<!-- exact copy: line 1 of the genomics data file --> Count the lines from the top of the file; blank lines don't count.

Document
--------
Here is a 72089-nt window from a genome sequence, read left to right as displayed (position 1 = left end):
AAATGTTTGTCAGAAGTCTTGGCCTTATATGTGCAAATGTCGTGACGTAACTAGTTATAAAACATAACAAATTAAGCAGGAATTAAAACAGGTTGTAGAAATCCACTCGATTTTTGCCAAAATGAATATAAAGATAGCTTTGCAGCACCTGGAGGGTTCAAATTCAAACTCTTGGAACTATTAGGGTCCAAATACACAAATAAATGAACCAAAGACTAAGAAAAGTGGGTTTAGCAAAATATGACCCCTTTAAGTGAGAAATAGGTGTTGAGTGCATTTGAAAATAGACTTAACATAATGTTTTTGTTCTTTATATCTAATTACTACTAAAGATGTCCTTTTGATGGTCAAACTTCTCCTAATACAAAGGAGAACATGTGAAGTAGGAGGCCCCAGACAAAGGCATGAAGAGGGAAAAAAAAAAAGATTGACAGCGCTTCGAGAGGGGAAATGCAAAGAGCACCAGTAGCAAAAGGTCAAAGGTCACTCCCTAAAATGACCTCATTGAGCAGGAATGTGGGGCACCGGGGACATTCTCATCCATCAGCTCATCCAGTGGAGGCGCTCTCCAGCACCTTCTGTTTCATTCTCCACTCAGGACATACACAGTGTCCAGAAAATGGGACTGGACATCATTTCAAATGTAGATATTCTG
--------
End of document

Here is a 72089-nt window from a genome sequence, read left to right as displayed (position 1 = left end):